security (continued)

cliff at cliff at
Mon Feb 2 14:44:41 EST 2004


Well, I found a few more things this afternoon.  I made a backup up the /etc,
/tmp, /var and /root dirs before formatting the drive this past Friday night.  I
found this in my /var/logs/messages.1 file:

Jan 21 16:42:43 titanium modprobe: modprobe: Can't locate module ppp0
Jan 21 16:42:43 titanium kernel: k uses obsolete (PF_INET,SOCK_PACKET)
Jan 21 16:42:44 titanium kernel: eth0: Promiscuous mode enabled.
Jan 21 16:42:44 titanium kernel: device eth0 entered promiscuous mode
Jan 21 16:47:52 titanium modprobe: modprobe: Can't locate module ppp0

This was the day before the night I noticed problems with our server - the
cronjobs had frozen up, there were loads of bizarre processes running and when I
tried to reboot the server I got a "segmentation fault" error on the first couple
lines of bootup.  I upgraded to RedHat 9 and that allowed the server t o boot
fine, but after the server was defaced this past Thursday night I wiped te hard
drive clean.  The binary "k" in fact is the name of the program that showed up
that night and ALSO this morning on my server's process list.  And I see they're
turned my eth0 to promiscious mode so it can probably try and capture traffic on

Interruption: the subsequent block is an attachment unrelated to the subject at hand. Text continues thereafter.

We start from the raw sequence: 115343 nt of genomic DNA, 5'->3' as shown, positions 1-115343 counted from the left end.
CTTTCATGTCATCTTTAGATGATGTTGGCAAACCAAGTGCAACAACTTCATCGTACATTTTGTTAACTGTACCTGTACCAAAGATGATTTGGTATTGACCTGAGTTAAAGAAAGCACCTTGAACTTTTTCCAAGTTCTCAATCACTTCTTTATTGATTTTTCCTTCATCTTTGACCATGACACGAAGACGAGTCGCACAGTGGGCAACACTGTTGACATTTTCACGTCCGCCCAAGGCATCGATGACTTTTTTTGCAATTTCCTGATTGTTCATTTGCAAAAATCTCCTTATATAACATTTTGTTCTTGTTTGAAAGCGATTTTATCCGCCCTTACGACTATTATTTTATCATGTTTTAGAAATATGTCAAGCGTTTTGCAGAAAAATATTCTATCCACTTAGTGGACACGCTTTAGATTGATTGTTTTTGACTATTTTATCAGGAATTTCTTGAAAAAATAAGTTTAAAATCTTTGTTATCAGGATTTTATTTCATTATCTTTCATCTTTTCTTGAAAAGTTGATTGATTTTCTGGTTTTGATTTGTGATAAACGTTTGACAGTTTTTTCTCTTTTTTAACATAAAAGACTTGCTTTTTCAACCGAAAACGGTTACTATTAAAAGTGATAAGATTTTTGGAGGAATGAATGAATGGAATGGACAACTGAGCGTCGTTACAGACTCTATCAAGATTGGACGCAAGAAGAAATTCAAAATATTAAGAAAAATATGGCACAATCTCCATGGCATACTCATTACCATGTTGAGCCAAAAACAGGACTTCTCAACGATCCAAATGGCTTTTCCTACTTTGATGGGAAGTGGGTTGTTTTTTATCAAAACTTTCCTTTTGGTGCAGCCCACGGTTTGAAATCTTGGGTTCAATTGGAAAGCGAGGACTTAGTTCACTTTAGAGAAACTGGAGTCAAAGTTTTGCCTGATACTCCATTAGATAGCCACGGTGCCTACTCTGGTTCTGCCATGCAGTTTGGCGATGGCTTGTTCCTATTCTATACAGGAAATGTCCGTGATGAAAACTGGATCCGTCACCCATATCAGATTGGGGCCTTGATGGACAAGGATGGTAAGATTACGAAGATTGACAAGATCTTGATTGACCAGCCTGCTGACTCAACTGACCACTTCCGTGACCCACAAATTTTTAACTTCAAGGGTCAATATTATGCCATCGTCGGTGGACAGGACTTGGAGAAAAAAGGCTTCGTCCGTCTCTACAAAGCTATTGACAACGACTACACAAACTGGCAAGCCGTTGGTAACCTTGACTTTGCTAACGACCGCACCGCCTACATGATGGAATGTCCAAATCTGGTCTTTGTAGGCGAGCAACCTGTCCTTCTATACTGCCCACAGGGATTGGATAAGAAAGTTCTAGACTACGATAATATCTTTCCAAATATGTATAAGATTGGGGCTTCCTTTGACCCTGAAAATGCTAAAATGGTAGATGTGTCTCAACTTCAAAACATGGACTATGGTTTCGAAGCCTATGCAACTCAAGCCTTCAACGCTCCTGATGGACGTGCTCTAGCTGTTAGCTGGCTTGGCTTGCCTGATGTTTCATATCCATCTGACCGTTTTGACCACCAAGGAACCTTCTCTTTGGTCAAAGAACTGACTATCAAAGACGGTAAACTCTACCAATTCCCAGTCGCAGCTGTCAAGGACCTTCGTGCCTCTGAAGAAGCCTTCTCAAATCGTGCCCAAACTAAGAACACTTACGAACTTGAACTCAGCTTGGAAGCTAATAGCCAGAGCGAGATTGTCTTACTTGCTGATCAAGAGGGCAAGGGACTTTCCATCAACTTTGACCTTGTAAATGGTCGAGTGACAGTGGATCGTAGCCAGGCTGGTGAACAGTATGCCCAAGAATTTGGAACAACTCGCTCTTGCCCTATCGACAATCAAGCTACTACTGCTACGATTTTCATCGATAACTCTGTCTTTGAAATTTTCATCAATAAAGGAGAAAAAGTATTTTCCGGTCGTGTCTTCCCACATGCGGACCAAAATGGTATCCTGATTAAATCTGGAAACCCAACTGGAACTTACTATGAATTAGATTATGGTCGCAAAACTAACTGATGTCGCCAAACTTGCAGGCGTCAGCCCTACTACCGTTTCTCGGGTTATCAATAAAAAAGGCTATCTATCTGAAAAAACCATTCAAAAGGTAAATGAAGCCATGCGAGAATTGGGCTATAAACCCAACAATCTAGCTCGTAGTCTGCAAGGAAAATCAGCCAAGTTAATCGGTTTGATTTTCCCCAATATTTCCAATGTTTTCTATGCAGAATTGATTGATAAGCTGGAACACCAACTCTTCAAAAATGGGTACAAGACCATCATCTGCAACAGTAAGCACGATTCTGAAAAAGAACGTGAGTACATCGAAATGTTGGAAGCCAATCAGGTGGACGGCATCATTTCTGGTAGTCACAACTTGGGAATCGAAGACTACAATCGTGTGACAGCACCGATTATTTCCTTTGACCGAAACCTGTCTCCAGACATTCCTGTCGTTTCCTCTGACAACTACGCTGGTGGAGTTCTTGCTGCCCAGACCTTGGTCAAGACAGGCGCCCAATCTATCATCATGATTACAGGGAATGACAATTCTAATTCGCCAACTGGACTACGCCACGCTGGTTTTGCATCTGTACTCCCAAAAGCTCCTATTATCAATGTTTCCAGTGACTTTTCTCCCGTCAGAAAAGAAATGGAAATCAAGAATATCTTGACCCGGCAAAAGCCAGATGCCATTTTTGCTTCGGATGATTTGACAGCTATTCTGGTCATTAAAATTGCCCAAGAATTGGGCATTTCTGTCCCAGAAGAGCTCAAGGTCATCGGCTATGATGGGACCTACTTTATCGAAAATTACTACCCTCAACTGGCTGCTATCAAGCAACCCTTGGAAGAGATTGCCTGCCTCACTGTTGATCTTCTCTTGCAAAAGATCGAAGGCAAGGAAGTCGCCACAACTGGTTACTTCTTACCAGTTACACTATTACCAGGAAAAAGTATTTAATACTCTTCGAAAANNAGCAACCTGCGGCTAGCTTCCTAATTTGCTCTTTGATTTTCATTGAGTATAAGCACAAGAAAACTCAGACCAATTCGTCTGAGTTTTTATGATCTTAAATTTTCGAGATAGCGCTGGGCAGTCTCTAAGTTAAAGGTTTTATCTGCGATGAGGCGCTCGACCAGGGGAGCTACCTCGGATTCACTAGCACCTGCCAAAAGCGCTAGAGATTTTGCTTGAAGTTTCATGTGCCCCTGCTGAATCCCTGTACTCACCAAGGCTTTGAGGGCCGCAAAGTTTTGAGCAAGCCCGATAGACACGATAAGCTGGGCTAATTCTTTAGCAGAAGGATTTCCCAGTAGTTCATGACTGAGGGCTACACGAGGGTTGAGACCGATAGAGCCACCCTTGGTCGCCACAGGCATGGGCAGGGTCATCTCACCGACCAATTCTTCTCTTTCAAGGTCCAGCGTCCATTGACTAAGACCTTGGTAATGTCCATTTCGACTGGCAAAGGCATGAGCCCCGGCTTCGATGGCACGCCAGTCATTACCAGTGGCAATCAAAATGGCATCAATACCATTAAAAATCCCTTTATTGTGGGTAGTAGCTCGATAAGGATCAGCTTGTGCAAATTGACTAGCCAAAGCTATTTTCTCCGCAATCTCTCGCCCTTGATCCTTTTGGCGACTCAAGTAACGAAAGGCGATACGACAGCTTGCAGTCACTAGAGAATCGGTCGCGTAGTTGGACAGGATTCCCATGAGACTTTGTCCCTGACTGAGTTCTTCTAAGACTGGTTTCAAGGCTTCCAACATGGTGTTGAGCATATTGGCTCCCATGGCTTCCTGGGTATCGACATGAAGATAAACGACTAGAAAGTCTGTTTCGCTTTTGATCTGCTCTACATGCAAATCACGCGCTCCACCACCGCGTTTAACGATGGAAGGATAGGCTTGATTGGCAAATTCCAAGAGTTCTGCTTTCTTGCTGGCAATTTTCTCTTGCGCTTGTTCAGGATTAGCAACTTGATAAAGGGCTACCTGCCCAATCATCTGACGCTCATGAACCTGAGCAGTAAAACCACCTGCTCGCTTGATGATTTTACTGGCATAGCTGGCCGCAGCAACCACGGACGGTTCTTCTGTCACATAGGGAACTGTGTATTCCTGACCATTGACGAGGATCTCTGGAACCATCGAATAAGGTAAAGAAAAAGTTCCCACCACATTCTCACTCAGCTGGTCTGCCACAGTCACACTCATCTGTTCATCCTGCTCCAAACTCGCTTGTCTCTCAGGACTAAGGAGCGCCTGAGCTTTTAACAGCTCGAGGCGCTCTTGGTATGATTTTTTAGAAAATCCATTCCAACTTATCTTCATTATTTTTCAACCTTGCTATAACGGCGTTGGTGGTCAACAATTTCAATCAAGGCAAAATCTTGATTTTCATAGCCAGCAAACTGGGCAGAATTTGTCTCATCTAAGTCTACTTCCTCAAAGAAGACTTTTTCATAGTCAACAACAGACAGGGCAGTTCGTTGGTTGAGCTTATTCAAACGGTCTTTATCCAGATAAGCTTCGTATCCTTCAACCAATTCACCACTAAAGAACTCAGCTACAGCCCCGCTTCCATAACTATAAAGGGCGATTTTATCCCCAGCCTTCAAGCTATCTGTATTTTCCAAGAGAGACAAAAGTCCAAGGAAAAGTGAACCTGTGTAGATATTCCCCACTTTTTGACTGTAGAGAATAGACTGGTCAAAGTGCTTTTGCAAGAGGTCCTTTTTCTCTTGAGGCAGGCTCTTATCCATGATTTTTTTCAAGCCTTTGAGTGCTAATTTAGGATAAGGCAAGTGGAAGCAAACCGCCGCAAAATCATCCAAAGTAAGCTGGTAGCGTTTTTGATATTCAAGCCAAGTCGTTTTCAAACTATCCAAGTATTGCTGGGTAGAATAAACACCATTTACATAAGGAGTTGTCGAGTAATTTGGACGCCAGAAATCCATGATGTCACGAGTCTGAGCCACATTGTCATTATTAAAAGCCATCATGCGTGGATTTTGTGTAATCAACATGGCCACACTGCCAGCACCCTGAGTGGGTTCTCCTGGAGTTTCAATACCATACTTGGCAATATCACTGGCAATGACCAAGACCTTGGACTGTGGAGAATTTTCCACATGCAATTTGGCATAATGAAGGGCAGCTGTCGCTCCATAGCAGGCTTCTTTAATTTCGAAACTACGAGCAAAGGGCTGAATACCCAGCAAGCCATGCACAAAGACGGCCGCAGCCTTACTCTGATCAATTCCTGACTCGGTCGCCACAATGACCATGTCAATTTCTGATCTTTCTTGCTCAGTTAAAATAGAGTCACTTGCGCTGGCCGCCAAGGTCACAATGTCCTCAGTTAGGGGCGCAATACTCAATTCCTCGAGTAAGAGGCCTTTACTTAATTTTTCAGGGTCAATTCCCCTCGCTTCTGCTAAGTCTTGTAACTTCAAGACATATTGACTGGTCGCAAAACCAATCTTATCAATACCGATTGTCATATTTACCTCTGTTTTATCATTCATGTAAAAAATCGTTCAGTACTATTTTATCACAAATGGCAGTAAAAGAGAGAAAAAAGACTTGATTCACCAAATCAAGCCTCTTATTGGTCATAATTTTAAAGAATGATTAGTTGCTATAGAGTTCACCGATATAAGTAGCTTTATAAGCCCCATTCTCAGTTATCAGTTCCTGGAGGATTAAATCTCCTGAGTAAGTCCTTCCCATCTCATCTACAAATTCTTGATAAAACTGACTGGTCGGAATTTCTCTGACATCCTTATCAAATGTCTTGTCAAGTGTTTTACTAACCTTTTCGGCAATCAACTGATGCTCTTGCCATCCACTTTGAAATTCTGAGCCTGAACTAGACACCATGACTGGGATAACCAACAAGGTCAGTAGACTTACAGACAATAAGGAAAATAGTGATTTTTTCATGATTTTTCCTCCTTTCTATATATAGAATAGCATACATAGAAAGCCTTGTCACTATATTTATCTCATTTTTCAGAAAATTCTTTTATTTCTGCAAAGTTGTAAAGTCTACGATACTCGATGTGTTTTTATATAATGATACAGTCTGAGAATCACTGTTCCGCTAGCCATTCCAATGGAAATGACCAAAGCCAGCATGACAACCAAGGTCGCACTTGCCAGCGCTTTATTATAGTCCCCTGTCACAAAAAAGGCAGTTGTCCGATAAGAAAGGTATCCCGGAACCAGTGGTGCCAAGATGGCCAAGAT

my network.

It looks like this "k" program is a backdoor that the hacker uses to do nasty
things to my system, but in and of its doesn't do anything nasty.  I need to
check my current /var/log/messages file to look for these same error messages.  I
also need to search my server to see if I can find the file itself again.

I also was looking at the backup I made this past Friday and found two files in
my /tmp directory, dc (binary) and dc_connectback.c.  Looks like it might be a
different kind of backdoor used.  If anyone wants to look at the C code let me
know and I can e-mail the file.

I still plan on formatting the disk again tonight, running up2date and doing a
re-install with the latest version of PHP.  Once again, I compile the web-related
stuff from source so I always use the latest tarballs when doing this.  Then I
need to slowly migrate my PHP code site-by-site and have my other programmer
examine for backdoors or bad files.  If the server is compromised yet again after
this, it's probably safe to say it's a problem with our PHP code, huh?

Oh, thanks for the tip about the internal problem.  I have one other programmer
on my staff and no one else in the office really knows what Linux is!  So I think
I'm good there, but still a good suggestion.

Once again, any other ideas and comments are more than welcome.  I may very well
take some of you up on your offers to come in and look at my server and help me
harden it.  Thanks again, brain trust!


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